Bipartisan Group of Lawmakers Sues FEC to Rein in Super-PAC Spending
By Britain Eakin, Courthouse News Service
WASHINGTON (CN) — Already looking past Election Day, a bipartisan group of lawmakers and congressional candidates have brought a federal complaint against the Federal Elections Commission to rein in super-PAC spending.
By voiding the $5,000 contribution limit to political action committees, according to the complaint, SpeechNow "birthed the so-called 'super PAC' and radically transformed American politics as a result."
The ruling erupted just two months after Citizens United — the landmark Supreme Court decision that tossed out the ban on campaign-spending limits for corporations.
Though the U.S. Supreme Court declined to take up SpeechNow that November, the new lawsuit says the decision relied "entirely on the misapprehension of a single sentence of Citizens United."
The crux of Citizens United was that "independent" expenditures, by definition, cannot corrupt.
"If true, so SpeechNow reasoned, then contributions to political committees that make only independent expenditures also cannot corrupt or even appear to do so," the complaint states. "But SpeechNow's facile conclusion is flawed. It misconstrues Citizens United, ignores foundational distinctions between expenditures and contributions, and is belied by six years' experience with unlimited and potentially collusive contributions to super PACs."
Lieu, a Democratic congressman from California, says the FEC has compounded the error of SpeechNow by failing to act on administrative complaint he filed with the other challengers.
Indeed, three sitting commissioners told the New York Times last year that the "agency's enforcement process is paralyzed," according to the complaint.
"Whatever the cause or excuse for agency delay, there is every reason to conclude that, unless this court compels the FEC to resolve the administrative complaint within 30 days as the statute contemplates, the agency's inertia and inaction will continue to compound the error of SpeechNow — not only to the detriment of plaintiffs, but more generally to the detriment of the nation's campaign finance system and its capacity to stem corruption and the appearance of corruption," the 21-page complaint continues.
In a statement on the lawsuit, the challengers contend that SpeechNow has allowed wealthy donors to use super PACs as vehicles that let them "evade campaign-contribution limits designed to prevent corruption and the appearance of corruption."
With 3,000 super PACs operating in the 2016 election cycle, 40 percent of contributions to these groups since April have come from the same 50 sources and their families.
As of October, they had raised $1.1 billion and made total expenditures of more than $799 million.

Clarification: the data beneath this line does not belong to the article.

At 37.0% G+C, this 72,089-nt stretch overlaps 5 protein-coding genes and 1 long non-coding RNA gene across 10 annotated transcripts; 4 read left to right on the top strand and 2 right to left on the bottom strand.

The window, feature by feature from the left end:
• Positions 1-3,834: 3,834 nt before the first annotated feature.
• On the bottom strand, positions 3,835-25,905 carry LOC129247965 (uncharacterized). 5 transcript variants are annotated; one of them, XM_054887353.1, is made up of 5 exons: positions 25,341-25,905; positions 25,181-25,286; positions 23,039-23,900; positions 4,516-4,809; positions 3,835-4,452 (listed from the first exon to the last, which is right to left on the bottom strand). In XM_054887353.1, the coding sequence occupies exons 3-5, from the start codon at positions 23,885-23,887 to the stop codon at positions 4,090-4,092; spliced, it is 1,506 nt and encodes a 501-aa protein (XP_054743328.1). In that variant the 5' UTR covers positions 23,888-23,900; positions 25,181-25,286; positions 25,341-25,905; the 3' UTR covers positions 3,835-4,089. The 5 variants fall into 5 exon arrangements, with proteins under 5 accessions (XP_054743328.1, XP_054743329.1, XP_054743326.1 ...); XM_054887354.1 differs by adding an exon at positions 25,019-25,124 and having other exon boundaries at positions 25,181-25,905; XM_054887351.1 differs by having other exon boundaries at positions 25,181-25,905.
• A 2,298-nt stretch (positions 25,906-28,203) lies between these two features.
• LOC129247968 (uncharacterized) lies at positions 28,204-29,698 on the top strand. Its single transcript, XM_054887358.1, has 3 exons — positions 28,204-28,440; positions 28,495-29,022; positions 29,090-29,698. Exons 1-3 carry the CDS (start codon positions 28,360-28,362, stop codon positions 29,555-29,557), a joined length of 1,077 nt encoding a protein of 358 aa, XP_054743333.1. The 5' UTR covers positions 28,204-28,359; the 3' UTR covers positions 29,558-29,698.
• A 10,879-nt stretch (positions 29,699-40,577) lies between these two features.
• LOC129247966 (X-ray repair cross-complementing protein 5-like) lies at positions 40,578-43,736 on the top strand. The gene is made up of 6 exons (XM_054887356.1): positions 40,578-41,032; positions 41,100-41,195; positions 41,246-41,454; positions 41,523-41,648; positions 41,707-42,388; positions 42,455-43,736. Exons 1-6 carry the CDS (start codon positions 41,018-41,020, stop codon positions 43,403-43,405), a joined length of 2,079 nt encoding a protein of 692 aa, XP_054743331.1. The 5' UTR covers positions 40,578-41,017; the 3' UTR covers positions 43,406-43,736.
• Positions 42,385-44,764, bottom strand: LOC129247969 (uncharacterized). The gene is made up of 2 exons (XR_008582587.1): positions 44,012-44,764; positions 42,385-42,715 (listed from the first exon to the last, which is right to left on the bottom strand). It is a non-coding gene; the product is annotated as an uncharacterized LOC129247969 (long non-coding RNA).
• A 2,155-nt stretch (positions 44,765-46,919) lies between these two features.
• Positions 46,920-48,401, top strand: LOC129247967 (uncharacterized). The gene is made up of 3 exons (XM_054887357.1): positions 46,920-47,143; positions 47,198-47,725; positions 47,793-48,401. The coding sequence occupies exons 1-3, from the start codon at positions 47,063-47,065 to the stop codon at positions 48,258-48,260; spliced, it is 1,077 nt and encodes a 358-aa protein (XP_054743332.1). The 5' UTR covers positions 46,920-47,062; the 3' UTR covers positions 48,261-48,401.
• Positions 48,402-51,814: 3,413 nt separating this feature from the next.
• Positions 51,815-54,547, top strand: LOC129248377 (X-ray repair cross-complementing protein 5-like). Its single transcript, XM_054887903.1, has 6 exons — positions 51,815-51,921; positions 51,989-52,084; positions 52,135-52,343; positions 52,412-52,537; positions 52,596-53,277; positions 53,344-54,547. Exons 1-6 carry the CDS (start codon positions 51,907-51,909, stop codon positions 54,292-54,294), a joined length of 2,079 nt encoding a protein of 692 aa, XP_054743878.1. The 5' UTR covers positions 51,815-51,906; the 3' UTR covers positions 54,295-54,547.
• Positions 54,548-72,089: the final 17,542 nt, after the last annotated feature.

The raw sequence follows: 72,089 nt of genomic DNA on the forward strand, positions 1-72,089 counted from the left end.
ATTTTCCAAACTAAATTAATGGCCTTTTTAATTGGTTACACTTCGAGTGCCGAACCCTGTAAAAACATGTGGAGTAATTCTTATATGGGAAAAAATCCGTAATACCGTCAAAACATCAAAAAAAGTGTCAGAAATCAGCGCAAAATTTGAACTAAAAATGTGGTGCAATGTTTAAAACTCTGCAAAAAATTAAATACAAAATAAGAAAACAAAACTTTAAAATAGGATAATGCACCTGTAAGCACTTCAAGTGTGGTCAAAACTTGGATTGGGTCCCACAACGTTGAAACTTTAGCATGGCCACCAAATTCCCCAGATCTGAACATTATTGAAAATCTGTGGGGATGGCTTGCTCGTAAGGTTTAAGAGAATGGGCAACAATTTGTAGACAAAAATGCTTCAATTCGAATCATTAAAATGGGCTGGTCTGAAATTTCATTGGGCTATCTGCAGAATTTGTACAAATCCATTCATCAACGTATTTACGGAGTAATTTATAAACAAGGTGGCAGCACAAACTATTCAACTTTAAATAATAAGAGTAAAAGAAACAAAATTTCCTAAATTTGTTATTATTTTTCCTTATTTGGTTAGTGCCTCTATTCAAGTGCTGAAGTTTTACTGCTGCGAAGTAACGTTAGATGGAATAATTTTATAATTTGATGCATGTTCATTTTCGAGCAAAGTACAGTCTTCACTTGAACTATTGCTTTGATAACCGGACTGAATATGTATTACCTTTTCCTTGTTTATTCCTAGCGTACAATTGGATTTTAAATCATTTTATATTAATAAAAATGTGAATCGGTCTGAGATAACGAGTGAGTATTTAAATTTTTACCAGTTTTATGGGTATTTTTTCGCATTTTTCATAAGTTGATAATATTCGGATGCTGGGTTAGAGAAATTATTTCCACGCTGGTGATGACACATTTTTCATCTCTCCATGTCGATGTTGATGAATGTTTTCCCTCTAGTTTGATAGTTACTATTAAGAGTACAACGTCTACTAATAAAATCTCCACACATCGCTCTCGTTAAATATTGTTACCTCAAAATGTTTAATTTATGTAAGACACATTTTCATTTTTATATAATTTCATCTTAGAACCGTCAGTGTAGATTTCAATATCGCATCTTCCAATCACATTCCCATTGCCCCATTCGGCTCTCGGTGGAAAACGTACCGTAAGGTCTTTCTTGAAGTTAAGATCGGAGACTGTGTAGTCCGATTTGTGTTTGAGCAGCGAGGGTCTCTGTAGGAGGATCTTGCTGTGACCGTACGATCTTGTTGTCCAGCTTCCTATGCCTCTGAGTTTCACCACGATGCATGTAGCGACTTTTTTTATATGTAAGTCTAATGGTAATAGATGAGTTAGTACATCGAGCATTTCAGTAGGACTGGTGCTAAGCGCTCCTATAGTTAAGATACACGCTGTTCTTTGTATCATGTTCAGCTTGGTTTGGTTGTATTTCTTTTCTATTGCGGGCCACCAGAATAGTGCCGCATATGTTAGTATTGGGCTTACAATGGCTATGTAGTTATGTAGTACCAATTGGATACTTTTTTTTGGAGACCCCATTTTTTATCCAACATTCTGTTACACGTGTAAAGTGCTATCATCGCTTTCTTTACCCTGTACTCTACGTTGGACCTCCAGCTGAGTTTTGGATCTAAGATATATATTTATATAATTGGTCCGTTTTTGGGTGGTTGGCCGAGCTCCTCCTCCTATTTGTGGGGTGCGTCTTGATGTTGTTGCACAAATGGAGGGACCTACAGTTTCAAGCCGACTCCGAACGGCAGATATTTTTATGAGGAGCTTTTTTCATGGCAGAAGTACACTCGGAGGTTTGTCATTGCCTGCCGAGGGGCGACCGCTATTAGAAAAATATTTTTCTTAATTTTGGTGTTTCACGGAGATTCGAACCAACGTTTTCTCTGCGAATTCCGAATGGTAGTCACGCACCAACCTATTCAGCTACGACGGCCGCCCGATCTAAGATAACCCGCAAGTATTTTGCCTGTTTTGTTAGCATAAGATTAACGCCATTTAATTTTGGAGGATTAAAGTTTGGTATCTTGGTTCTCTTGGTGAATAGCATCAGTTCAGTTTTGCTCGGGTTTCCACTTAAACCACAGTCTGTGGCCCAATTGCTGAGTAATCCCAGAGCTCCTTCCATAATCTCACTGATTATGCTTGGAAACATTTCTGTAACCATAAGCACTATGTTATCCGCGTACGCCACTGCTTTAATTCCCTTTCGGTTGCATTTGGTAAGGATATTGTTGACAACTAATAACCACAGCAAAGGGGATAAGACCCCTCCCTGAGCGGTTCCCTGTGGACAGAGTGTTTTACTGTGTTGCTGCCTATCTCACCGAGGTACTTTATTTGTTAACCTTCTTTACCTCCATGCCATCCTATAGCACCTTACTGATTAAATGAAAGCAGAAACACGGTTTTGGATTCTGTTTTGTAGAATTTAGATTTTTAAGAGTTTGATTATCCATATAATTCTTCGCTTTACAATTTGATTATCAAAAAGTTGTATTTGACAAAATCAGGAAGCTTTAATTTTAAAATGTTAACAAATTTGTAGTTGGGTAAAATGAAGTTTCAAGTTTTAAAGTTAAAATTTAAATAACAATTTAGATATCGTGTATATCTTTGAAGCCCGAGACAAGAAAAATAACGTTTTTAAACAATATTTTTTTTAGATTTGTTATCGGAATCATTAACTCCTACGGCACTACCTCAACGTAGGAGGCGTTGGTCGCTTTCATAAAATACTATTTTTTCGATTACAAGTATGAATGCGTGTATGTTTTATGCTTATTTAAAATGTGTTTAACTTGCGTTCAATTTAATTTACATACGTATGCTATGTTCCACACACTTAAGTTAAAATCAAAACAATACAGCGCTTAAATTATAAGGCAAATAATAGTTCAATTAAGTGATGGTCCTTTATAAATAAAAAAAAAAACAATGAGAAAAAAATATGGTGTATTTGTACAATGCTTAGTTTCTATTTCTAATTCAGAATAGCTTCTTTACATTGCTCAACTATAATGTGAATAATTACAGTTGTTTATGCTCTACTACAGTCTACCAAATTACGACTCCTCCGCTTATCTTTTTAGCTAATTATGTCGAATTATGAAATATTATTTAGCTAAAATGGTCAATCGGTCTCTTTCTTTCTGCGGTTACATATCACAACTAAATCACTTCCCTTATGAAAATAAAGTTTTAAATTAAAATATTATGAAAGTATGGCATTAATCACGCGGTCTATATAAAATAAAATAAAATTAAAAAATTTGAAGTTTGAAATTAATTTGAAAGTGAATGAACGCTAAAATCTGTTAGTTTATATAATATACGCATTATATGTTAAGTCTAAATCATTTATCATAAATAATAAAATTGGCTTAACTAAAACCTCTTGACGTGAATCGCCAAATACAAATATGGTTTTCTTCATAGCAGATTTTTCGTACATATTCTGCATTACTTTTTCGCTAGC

By March, super PACs, in conjunction with other political nonprofits, had also spent $34.1 million on House and Senate races. That amounts to 85 percent more than what had been spent at that point in 2012, according to the lawsuit.
The other sitting congressman behind the lawsuit are Rep. Walter Jones, a North Carolina Republican, and Sen. Jeff Merkley, an Oregon Democrat.
Jones noted in a statement that he has seen the increasingly pervasive role money plays in elections since the Citizens United and SpeechNow.org decisions of 2010.
"I see its influence shape policy in Washington to the detriment of the American people all the time," Jones said. "This effort is an important step towards returning the government to the people, and I'm proud to be a part of it".
John Howe, a Republican and former member of the Minnesota Senate, joined the complaint as well, along with congressional candidates Zephyr Teachout and Michael Wager.
The complaint names 10 PACs registered as expenditure-only committees, or super PACs, that knowingly exceeded the $5,000 contribution limits: "House Majority PAC, Congressional Leadership Fund, Senate Majority PAC, Senate Leadership Fund, American Alliance PAC, Bold Agenda PAC, Defending Main Street SuperPAC Inc., ESAFund, Freedom Partners Action Fund, Inc., and New York Wins PAC."
Big-money influence has been a critical obstacle for Teachout, the Democrat vying to represent an upstate region of New York in the U.S. House of Representatives.
The New Republic reported over the summer that the campaign of Teachout's Republican opponent, John Faso, is being bankrolled by a Super PAC funded primarily by conservative CEO Robert Mercer and hedge fund billionaire Paul Singer.
Teachout made headlines for taking on Faso's secretive backers, challenging them in a video to a debate.
The plaintiffs are represented by attorneys Stephen Weisbrod with Weisbrod Matteis & Copley. Other firms involved in the suit are Free Speech for People, the Campaign for Accountability, and Garvey Schubert Barer.
Brad Deutsh, an attorney with Garvey Schubert, said in a statement that contribution limits are meaningless if donors can give millions to super PACs.
"A donor can only give $2,700 directly to a candidate, but they can give millions of dollars to a super PAC supporting that same candidate," he said. "The FEC should enforce the contribution limits that already exist in the law, but if the FEC refuses, the courts must step in."
The FEC declined to comment on pending litigation.
To Learn More:
Rep. Ted Lieu, et al., v. FEC (U.S. District Court for District of Columbia) (pdf)
Super-Wealthy Pour Money into Election Campaigns through Single-Donor Super PACS (by Noel Brinkerhoff, AllGov)
Super PACs Shove Aside Traditional Campaign Financing (by Noel Brinkerhoff and David Wallechinsky, AllGov)
Just 37 Americans Provided More than Half of Super PAC Money from Individuals in 2011 (by Noel Brinkerhoff, AllGov)
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